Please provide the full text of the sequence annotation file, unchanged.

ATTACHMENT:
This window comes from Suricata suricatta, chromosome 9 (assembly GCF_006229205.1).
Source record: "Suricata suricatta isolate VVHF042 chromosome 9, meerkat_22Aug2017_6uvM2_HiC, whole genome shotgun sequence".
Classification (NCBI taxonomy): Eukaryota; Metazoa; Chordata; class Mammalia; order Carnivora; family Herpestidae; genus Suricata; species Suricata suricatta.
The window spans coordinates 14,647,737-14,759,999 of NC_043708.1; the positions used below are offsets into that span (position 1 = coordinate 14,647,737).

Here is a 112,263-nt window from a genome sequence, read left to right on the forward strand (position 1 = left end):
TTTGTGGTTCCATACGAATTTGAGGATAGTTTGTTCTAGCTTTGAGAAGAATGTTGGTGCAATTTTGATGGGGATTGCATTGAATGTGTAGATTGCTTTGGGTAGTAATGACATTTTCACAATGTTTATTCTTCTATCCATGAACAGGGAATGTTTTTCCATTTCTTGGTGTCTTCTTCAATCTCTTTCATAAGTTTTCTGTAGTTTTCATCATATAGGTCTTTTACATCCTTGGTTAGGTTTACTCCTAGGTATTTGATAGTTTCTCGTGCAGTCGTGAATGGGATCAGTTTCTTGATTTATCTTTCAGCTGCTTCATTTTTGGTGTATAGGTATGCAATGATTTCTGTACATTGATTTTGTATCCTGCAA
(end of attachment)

This window comes from Suricata suricatta, chromosome 9 (assembly GCF_006229205.1).
Source record: "Suricata suricatta isolate VVHF042 chromosome 9, meerkat_22Aug2017_6uvM2_HiC, whole genome shotgun sequence".
Classification (NCBI taxonomy): Eukaryota; Metazoa; Chordata; class Mammalia; order Carnivora; family Herpestidae; genus Suricata; species Suricata suricatta.
The window spans coordinates 14,647,737-14,759,999 of NC_043708.1; the positions used below are offsets into that span (position 1 = coordinate 14,647,737).

Here is a 112,263-nt window from a genome sequence, read left to right on the forward strand (position 1 = left end):
TTTGTGGTTCCATACGAATTTGAGGATAGTTTGTTCTAGCTTTGAGAAGAATGTTGGTGCAATTTTGATGGGGATTGCATTGAATGTGTAGATTGCTTTGGGTAGTAATGACATTTTCACAATGTTTATTCTTCTATCCATGAACAGGGAATGTTTTTCCATTTCTTGGTGTCTTCTTCAATCTCTTTCATAAGTTTTCTGTAGTTTTCATCATATAGGTCTTTTACATCCTTGGTTAGGTTTACTCCTAGGTATTTGATAGTTTCTCGTGCAGTCGTGAATGGGATCAGTTTCTTGATTTATCTTTCAGCTGCTTCATTTTTGGTGTATAGGTATGCAATGATTTCTGTACATTGATTTTGTATCCTGCAA